Sunday, July 24, 2016

“When you can't see God's hand, trust His heart.” ― Emily Belle Freeman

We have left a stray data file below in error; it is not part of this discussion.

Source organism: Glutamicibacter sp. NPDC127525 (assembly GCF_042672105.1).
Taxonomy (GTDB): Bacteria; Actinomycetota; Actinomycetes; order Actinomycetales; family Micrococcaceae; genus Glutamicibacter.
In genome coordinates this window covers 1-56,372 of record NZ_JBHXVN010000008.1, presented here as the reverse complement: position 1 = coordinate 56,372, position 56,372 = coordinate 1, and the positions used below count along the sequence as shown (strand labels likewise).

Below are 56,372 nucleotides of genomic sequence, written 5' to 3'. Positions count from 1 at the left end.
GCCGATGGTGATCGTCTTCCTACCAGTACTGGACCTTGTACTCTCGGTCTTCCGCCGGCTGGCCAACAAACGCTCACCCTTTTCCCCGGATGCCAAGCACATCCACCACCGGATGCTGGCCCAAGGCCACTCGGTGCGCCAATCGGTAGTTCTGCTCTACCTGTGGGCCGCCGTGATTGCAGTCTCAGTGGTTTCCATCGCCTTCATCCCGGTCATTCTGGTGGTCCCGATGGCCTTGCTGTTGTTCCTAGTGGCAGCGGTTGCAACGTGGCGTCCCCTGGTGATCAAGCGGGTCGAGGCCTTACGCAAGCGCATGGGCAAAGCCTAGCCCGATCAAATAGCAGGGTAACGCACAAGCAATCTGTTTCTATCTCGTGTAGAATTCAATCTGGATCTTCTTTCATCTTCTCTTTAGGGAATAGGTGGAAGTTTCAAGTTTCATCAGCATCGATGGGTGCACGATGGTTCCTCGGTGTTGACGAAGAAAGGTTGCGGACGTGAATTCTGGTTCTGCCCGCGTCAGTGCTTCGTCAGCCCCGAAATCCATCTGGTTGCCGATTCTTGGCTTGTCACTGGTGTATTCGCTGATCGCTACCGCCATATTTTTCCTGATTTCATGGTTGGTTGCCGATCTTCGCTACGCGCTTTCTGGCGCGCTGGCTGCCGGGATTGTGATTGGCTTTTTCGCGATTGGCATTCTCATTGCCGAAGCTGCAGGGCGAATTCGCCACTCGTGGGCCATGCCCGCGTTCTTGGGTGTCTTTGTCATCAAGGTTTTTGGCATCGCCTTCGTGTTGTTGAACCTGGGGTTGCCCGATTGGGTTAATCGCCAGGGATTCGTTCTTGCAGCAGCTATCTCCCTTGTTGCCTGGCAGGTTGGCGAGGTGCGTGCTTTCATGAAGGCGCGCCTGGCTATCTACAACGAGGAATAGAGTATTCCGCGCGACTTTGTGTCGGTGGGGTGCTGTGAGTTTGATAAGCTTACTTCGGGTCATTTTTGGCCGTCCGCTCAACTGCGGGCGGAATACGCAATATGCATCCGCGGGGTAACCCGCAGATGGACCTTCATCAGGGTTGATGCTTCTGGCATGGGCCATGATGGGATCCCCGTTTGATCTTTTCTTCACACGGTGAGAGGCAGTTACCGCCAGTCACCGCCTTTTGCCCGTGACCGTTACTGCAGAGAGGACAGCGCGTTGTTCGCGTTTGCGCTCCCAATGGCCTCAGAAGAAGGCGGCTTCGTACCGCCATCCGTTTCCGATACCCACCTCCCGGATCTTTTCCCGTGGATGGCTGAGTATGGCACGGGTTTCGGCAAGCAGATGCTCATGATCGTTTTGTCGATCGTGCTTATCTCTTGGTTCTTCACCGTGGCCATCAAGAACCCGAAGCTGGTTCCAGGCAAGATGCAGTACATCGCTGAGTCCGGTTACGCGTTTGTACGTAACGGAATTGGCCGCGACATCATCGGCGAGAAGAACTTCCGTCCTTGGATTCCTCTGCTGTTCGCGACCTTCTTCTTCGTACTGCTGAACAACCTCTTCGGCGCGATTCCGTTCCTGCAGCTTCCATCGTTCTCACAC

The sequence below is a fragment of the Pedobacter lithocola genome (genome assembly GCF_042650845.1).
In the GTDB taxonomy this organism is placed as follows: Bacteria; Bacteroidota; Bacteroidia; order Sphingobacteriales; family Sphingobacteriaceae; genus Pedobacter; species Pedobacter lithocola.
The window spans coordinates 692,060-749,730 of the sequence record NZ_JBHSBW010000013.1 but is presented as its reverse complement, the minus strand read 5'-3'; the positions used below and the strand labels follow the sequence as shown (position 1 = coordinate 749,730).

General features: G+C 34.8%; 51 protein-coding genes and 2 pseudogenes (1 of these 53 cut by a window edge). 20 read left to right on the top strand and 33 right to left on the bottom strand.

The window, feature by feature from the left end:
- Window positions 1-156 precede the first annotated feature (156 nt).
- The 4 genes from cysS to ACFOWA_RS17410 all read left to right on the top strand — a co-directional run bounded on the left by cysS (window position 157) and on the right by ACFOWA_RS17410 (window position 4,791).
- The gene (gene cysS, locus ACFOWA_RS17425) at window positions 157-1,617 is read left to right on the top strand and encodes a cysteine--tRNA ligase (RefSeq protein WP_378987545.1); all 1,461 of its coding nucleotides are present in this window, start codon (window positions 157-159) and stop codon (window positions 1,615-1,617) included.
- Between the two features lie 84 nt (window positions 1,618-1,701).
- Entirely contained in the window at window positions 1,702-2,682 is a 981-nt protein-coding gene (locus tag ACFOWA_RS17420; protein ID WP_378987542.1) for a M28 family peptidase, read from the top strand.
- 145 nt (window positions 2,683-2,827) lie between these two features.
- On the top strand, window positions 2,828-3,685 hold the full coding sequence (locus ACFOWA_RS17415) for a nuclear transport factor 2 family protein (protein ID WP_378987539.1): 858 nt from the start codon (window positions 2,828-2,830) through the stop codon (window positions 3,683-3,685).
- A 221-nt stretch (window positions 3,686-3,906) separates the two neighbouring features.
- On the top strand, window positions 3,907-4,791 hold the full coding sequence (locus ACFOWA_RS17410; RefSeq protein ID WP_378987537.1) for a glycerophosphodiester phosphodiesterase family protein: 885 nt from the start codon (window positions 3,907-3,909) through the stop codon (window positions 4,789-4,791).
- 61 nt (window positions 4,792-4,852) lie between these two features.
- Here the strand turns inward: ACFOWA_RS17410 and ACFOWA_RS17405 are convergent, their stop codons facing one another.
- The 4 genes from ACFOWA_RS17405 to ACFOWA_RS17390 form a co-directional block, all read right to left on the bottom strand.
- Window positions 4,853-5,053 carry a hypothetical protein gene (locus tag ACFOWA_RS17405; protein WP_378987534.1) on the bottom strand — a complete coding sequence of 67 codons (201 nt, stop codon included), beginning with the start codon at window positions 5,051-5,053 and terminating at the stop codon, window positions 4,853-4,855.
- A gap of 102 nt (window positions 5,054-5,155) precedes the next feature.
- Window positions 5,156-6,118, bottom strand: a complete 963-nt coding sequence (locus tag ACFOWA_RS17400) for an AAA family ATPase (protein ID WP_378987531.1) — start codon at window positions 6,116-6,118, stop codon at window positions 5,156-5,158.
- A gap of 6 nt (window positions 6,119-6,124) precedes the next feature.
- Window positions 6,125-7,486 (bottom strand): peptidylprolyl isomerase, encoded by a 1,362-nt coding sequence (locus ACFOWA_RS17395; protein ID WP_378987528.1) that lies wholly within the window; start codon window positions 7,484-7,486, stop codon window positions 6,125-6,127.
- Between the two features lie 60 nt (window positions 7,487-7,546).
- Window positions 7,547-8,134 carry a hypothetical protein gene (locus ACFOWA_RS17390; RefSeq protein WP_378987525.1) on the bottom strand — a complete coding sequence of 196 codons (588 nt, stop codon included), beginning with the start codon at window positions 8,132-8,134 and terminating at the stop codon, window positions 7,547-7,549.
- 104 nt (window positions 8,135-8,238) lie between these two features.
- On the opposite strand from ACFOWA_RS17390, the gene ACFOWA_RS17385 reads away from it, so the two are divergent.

On this day, Sunday the 24th, exactly six months ago, I lay dying in my bed, but it was not to be.  Unbeknownst to me or my doctors, my implanted defibrillator/pacemaker had died in October of 2015, over a year before it was supposed to die.  Add to that a bad case of malaria, a severely sprained ankle with torn ligaments, and I was incapable of standing or sitting.  In fact, three men had to move the sheet I was on just to move my body a few inches.  The doctors here thought I was a few weeks from death—the docs in Nairobi would move that date forward by quite a bit, but that’s later.  That Sunday, some folks from the church came over, gathered around my bed, prayed and sang my favorite hymn.  While they were doing that, my son John was on the phone to our friend and German missionary, Daniel, in Nairobi, Kenya.  John and Daniel had decided I was not to die without an extraordinary effort on their part.  The result was that around two o’clock that afternoon, an ambulance came to our mission.  They had to pull down part of the fence and dismantle my bed to get me into the “gari ya mgonjwa” or car for patients.  It had to get me to Mwanza by no later than five thirty or the air ambulance coming in from Kenya wouldn’t be allowed to take off.  I remember almost nothing of that trip except that we made it in time.  Daniel had flown down with the air ambulance and helped them get me into the small plane, and we took off in the fading light and headed to Nairobi.  Someone was taking care of all the legal stuff, visas, passports for Karen and I, and immigration and customs.  We landed at Wilson Field in Nairobi and a big ambulance was waiting to rush me to Aga Khan Hospital.  Before we even left the airport, they started running tests and checked my defibrillator.  I could see the screen on the instrument and in big letters, it said, “E O L.”  I found out later that meant “end of life” and it told them that I had been without heart pacing since October 15, 2015, over three months ago.  It didn’t take them long to realize I needed a new defibrillator and since the old wire into my heart was twenty years old, I would need a new lead (wire) as well.  The surgery couldn’t be done until the following Friday, so everything was being done to keep me alive until then.  I remember very little except that the nurses were very nice, and one took better care of me than my mother ever did.  I am a big, fat man and moving me in the bed took all the nurses and, more than once, the security guard for that floor.  God took care of me, too, because they couldn’t do the surgery until the device and lead were paid for and the bank in New York couldn’t wire the money until my daughter-in-law went down in person to the bank to do it (she pretended to cry at the door and they let her in early).  Because of the time difference, the bank didn’t open in New York until 9:30 A.M. which was 4:30 P.M. in Nairobi.  All surgery was supposed to cease at 4:00 P.M. and the doctor wasn’t sure I would make it till the next day.  Here is where God stepped in.  A Somali chieftain who had once worked as a doctor in Aga Khan knew he was dying of heart disease and wanted to die in the hospital he had served.  He came with about 100 retainers and died where he wanted to around 3:30 P.M.  Because there were already several patients whose surgeries had been delayed by the Somali’s death, it was decided that all scheduled surgeries would be done no matter how late everyone had to stay.  This meant the money got there, the device was paid for, and I was wheeled into surgery around 8:00 P.M. on January 29th.  We had no insurance and no way to pay for any of this, but family, friends, people on my internet watch forum, Facebook, Methodists and Baptists in several states and all around the world from Australia to Belgium to Canada, the U.K. and the U.S., all gave and wired enough money to cover all our costs.  We got discounts from the air ambulance because I wrote a thank-you letter (saved a thousand dollars) and Daniel went over every expenditure at the hospital every day and saved us thousands there, too.  He was incredible, flying to meet me, handling all the passport and visa stuff, bringing Karen to the hospital every day, and just being the best guardian angel a man could ask for.  When it had been established that I would live after all (the docs in Nairobi said three more days and I would have been dead), I had to learn to stand and walk again—no mean feat with my bad feet and ripped ligaments.  The physical terrorist (no that’s not a spelling error) was terrific and always had me doing more than I thought I could.  Daniel took me to his home when I was discharged from the hospital and cared for me there until the physical therapist he arranged to come to his home had me able to climb stairs with help.  I had to be able to climb the stairs to the airplane, or I would not be able to fly back to Bunda.  On February 16th, Karen and I were able to fly back to Mwanza where Shaban was waiting to drive us back to Bunda.  When we got there, he had arranged for a new toilet and new bed so I could more easily get in and out of bed and did not need help getting off the toilet (you have no idea how good it was to not need help in that way).  I used a wheelchair and a walker for at least three months with Karen taking over my physical therapy until I could walk unaided.  I’m doing fine now and using the walker as a clothes tree and the wheelchair is just gathering dust.  A really bad case of malaria cost me an extra month in getting better because it destroys the red blood cells and leaves you very weak.  Still, from my sick bed and in between therapy sessions, I was able to oversee our mission projects, meet with the other bishops and pastors, and continued to be a part of our feeding and educating about 100 orphans a day.  I still limp a little and haven’t been outside the house, but I am getting better every day.  I will never be able to repay those who prayed, sent money, and touched my heart and soul with their heaven-sent love and messages on the internet.  I still don’t know what God’s ultimate plan is for me, but I don’t need to know.  He said, “Who will go for us?” and I said, “Here am I, send me.”  No matter what the obstacle, if God needs you, He will see that those who love Him will see to your needs.  There is no way I could ever have deserved the care I got, the love that surrounded me, the tears that were shed, and the smiles that greeted every triumph.  Fences can be mended, new beds can be made, national borders can be crossed, and Somali chieftains can pick the right day to die—if that is what God needs.  I was completely in His hands, but there is not a better place to be.  I was surrounded by folks who loved me, and I loved them as well.  I am humble, grateful, thankful, and pleased beyond measure that I still get to serve God.  I am told heaven is a wonderful place, but I don’t know if God is ever going to let me go there.  It seems that while there is work to do here, here is where I’ll be.   Thank you God and thank you to every single one of you who joined hands and hearts to get me and my family over yet another medical mountain.  Ya’ll are all great.  I appreciate ya’—ya know?